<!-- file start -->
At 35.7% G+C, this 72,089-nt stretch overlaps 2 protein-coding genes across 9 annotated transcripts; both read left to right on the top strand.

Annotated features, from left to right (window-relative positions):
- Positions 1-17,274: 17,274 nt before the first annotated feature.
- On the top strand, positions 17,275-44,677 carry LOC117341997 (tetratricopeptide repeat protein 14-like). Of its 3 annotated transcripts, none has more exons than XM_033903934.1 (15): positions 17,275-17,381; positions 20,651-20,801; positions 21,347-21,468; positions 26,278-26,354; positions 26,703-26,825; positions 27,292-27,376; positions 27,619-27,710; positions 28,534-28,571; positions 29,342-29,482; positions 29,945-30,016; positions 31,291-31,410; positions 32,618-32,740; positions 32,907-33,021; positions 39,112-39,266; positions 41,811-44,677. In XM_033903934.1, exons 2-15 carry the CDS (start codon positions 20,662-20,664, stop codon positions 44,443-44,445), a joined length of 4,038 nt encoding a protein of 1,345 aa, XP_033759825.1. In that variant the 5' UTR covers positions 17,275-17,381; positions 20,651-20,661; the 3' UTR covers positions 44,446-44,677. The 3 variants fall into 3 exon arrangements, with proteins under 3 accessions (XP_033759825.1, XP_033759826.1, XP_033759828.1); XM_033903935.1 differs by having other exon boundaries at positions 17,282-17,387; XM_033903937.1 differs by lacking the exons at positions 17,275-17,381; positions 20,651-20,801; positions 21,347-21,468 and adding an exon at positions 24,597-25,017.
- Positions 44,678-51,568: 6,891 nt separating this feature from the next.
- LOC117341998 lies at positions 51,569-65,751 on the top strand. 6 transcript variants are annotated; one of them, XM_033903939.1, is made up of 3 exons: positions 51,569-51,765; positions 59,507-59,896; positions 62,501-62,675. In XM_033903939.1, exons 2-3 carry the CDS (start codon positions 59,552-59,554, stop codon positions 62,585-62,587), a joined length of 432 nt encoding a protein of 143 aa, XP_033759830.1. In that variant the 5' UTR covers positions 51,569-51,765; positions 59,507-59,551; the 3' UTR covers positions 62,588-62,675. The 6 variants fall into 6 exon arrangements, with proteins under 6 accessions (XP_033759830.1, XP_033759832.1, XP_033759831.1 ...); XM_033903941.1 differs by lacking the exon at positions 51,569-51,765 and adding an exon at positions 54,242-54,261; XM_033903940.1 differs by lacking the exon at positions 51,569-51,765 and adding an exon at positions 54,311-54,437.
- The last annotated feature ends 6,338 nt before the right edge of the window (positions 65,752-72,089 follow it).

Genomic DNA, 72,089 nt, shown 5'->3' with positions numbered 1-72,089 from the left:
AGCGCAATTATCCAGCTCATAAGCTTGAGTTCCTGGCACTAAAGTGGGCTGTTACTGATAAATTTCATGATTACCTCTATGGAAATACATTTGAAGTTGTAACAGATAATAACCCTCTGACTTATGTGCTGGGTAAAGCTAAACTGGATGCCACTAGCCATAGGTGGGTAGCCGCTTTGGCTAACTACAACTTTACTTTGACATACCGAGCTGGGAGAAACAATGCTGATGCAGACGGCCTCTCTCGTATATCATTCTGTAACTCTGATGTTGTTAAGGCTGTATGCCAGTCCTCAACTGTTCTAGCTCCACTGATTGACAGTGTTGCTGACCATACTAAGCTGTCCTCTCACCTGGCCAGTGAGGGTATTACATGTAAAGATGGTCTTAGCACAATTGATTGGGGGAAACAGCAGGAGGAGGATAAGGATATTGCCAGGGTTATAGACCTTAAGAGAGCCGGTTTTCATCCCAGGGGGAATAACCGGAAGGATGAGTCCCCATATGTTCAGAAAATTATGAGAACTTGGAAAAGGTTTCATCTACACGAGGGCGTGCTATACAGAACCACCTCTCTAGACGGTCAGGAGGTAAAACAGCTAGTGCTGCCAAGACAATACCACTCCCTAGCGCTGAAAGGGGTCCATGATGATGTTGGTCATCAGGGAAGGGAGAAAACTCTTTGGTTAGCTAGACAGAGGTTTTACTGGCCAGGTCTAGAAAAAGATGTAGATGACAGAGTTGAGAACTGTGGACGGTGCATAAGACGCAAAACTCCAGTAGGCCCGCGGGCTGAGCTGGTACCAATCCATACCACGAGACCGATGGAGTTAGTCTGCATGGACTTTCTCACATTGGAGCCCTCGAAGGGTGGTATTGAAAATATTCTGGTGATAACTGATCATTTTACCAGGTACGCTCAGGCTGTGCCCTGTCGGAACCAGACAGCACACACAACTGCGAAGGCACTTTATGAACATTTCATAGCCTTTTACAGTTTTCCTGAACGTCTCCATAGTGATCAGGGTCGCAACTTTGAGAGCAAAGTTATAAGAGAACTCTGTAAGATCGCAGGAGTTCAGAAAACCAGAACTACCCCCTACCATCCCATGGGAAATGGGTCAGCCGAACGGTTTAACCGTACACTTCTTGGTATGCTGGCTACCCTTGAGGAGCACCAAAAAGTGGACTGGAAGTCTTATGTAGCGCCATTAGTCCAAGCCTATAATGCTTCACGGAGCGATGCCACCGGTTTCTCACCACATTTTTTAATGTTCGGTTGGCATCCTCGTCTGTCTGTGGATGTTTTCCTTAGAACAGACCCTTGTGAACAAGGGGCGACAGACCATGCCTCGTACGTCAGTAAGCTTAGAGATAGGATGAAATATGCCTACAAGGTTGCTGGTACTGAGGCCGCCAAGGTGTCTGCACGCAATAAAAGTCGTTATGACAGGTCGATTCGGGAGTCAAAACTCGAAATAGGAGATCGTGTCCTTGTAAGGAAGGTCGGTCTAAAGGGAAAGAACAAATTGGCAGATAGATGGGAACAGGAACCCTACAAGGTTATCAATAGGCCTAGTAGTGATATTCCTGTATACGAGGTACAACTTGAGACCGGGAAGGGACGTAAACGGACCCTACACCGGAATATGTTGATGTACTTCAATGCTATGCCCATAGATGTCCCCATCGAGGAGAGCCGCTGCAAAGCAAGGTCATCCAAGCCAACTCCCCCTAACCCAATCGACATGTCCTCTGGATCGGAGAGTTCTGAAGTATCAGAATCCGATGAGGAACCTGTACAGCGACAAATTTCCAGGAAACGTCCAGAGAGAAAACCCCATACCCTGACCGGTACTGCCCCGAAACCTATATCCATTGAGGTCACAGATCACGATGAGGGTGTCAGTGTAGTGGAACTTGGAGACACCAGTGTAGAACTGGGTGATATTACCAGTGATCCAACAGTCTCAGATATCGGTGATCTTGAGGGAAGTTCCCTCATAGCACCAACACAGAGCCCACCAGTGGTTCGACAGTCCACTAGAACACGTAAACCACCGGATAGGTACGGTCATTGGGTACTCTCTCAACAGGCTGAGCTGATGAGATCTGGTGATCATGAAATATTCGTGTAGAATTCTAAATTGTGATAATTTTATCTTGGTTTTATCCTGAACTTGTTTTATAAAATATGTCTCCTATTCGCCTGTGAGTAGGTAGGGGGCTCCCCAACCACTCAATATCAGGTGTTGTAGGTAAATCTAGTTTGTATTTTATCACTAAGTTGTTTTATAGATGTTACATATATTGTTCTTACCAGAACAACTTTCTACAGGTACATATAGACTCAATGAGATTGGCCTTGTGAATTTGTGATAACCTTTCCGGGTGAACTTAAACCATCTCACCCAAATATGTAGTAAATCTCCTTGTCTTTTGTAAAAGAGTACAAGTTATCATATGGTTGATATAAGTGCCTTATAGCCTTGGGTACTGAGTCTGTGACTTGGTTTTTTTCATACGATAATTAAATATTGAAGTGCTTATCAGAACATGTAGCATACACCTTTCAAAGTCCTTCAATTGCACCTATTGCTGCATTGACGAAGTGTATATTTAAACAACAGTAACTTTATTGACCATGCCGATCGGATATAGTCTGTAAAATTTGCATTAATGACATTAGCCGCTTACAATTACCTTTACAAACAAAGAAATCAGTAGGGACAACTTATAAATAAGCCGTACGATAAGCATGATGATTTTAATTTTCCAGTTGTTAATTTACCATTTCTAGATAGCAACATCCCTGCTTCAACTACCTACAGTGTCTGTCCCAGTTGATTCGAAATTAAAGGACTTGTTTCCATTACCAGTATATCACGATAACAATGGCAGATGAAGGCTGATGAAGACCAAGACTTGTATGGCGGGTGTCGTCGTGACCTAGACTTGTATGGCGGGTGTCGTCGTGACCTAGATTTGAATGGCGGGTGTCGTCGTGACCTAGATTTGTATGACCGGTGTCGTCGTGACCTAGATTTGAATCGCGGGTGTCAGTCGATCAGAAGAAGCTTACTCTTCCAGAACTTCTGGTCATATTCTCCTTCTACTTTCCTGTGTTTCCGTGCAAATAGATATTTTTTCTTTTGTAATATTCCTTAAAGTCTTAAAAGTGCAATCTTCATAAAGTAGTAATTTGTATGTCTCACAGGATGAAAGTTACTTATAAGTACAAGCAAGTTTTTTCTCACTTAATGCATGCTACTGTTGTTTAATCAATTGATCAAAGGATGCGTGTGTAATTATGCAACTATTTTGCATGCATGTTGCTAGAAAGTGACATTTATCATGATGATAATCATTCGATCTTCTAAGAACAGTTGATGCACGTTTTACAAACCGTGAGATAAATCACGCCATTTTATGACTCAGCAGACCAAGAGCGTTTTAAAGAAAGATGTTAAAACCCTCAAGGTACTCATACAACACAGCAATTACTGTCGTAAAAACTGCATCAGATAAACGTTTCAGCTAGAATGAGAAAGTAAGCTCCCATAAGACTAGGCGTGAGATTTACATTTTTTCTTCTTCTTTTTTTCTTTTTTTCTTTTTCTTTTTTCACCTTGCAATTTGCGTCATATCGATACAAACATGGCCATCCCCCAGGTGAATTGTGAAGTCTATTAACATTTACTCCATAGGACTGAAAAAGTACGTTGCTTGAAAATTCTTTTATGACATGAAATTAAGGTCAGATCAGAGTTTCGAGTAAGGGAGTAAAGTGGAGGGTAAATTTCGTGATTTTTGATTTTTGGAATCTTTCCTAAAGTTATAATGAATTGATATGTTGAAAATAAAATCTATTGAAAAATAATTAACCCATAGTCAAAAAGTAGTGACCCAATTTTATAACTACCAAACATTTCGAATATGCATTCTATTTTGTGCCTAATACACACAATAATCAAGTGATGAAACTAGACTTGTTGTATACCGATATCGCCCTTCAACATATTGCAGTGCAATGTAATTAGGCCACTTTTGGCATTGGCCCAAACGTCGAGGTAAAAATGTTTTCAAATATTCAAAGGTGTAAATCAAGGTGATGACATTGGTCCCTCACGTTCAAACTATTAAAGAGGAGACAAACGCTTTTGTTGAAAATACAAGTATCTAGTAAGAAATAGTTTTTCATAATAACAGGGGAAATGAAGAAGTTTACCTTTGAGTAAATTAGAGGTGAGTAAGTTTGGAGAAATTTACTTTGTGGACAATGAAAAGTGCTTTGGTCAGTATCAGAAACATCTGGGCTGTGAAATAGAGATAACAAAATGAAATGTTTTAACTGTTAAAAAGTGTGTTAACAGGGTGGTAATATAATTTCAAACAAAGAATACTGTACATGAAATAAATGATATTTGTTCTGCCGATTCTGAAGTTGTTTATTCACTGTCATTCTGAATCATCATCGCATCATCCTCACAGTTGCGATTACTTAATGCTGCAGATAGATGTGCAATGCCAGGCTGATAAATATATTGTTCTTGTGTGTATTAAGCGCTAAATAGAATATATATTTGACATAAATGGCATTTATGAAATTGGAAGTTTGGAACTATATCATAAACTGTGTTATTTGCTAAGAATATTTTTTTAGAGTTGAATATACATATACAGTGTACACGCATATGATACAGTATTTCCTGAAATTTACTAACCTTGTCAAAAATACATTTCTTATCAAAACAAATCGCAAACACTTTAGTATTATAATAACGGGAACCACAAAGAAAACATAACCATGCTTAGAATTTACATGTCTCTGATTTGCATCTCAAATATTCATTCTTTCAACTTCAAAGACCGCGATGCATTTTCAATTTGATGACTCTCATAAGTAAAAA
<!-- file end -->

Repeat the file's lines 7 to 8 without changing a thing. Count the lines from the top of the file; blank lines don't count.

- The last annotated feature ends 6,338 nt before the right edge of the window (positions 65,752-72,089 follow it).

Genomic DNA, 72,089 nt, shown 5'->3' with positions numbered 1-72,089 from the left: